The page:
Bamboo forest next to tree forest - Is Bamboo a grass or a tree?

Is Bamboo A Grass Or A Tree?

Bamboo is one of nature’s most intriguing plants. Have you ever wondered if bamboo is a grass or a tree?

Surprisingly, bamboo is really one of the fastest developing genuine grasses of its class! Bamboo belongs to the Poaceae or Gramineae family – which is also known as grasses. But how can it be that a plant as tall as bamboo is still considered grass and not tree? Keep on reading for more details!

Imagine a thousand species worldwide and its huge diversity of sizes, growth behaviors, and natural choices. They increase three times faster than eucalyptus trees and reach maturity in just three years. It is a self-regenerating where brand-new shoots (young stems) emerge yearly. It can be collected after every couple of years for up to four decades.

Bamboo is often mistakenly considered as wood merchandise because of its hardness and sturdiness. But in reality, it is grass which is always mistaken as a tree as well. It has become a stylish favorite of the eco-friendly construction campaign, with a comprehensive diversity of furniture, flooring and other things being built from this tough, fast-growing grass. Even taxonomists around the globe have identified bamboo as grass.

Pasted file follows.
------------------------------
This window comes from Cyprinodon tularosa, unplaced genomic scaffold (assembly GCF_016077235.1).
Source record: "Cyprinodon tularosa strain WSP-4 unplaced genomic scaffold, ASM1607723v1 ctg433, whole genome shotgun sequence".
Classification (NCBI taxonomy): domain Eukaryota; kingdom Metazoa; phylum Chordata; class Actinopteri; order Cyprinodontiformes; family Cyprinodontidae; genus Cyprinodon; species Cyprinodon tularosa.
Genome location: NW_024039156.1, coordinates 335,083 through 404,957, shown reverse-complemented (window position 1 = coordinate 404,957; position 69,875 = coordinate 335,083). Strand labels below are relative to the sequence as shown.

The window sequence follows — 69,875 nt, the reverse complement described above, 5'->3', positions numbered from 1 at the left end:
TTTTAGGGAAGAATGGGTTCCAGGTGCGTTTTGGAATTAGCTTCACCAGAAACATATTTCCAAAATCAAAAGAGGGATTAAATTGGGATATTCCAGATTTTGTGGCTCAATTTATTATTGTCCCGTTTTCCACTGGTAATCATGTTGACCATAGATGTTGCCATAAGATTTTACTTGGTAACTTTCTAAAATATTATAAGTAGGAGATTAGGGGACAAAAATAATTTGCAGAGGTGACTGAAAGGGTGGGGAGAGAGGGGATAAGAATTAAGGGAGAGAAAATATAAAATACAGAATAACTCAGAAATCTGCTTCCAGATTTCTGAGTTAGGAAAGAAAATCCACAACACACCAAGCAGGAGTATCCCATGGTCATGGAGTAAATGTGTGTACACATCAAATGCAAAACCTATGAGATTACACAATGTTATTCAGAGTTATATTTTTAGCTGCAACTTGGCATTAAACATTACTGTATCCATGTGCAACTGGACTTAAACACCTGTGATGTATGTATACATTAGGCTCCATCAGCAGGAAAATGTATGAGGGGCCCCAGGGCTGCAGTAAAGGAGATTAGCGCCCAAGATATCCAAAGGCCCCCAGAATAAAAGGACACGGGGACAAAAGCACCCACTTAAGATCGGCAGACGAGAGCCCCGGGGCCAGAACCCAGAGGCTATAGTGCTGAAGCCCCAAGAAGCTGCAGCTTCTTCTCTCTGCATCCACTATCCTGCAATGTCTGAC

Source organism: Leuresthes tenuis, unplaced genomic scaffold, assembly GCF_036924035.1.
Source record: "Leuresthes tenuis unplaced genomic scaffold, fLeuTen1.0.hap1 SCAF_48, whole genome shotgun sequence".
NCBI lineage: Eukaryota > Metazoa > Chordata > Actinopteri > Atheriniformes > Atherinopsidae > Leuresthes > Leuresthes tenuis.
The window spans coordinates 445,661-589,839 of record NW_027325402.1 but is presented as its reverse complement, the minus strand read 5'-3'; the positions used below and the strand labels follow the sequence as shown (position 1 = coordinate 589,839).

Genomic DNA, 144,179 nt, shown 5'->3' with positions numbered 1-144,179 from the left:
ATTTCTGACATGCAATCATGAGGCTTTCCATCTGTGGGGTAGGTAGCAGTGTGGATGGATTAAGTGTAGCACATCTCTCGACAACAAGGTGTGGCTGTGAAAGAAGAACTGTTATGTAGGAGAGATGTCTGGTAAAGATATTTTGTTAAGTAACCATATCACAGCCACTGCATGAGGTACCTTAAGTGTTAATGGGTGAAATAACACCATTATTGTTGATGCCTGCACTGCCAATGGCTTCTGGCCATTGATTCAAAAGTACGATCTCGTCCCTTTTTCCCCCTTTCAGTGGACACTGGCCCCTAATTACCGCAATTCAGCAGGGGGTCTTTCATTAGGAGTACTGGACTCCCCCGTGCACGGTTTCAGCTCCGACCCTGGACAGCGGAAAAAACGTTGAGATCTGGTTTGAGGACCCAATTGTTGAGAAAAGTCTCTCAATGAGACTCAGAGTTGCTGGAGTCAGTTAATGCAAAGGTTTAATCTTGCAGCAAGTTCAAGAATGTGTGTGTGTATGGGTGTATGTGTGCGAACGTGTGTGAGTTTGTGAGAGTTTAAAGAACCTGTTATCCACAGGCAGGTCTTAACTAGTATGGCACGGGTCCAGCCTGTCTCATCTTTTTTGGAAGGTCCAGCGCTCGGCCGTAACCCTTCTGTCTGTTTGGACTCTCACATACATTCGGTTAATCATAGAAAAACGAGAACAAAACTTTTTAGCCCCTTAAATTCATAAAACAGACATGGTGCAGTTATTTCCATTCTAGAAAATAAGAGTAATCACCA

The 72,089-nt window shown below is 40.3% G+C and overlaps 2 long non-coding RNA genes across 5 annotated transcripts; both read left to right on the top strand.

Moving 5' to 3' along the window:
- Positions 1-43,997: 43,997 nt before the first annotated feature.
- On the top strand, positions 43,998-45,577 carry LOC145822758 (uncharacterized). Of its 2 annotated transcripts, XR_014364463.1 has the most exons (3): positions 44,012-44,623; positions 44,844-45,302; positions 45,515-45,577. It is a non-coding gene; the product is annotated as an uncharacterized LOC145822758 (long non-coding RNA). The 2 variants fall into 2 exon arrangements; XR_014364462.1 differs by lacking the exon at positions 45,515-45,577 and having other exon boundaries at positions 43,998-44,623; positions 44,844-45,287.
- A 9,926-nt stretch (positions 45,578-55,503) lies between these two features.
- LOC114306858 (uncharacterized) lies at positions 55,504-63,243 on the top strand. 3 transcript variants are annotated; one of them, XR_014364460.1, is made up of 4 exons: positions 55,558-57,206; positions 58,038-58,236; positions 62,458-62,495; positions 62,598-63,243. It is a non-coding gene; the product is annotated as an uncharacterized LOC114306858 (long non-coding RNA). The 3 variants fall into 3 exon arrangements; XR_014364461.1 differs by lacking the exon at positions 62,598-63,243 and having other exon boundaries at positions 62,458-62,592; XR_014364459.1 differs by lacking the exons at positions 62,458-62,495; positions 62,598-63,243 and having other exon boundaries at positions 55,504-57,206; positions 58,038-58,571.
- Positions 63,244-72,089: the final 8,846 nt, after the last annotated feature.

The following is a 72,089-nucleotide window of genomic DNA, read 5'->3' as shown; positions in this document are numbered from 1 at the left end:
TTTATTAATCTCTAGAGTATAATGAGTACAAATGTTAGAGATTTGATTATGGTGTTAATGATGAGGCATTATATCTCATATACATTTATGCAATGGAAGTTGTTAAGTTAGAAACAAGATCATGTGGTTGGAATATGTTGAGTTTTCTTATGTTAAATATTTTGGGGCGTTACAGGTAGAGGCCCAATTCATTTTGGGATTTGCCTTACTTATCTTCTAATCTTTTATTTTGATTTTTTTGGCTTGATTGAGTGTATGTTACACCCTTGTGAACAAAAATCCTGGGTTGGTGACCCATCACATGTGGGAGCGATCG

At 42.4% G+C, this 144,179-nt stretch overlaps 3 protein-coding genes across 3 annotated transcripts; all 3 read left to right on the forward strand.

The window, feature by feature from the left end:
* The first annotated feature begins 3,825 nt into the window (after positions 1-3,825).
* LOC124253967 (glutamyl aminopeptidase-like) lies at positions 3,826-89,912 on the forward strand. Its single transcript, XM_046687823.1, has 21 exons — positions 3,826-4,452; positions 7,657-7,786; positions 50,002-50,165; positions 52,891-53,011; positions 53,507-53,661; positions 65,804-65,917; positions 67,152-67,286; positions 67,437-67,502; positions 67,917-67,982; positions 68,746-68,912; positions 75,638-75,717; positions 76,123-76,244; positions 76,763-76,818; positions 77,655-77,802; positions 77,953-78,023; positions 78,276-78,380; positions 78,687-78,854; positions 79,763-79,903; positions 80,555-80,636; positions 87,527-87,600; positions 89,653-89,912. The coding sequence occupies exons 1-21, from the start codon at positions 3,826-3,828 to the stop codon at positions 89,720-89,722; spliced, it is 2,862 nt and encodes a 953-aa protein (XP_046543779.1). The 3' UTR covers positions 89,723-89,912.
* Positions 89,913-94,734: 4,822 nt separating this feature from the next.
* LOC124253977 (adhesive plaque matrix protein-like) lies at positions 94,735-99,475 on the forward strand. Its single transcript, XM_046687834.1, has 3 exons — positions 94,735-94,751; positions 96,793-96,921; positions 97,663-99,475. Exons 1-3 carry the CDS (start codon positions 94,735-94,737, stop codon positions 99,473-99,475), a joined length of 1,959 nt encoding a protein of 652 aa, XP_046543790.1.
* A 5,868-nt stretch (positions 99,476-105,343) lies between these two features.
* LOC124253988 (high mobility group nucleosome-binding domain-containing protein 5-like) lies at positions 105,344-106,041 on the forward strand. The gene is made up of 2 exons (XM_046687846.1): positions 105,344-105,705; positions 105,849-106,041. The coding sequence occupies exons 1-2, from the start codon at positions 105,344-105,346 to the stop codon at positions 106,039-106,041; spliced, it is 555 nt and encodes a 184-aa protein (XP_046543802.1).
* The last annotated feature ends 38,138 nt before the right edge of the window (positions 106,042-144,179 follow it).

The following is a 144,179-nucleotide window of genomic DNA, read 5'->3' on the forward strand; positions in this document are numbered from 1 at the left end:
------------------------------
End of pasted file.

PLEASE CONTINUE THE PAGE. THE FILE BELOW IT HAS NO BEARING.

Bamboo has an invasive character just like common weeds and grasses. It is like removing gigantic grasses. One of the hardest challenges in gardening is removing certain species of bamboo. You need to bag a load of perseverance and determination to do it.

However, not every type is invasive. Try to get a clumping species because they become taller rather than expanding outwards. It is remarkably easy to look after and thrives favorably in containers like a classic houseplant.

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Bamboo forest at the top and tree forest at the bottom with the text in the middle: Is bamboo a grass or tree?

Why people confuse bamboo with trees

Bamboo is oftentimes confused as a tree because it extends about 100ft tall. Some species may even be marketed as bamboo trees but scientifically speaking, bamboo is 100% grass. It is the tallest and largest member of the grass genus. When people picture grass, it is rather the short green plant that we see in gardens and parks.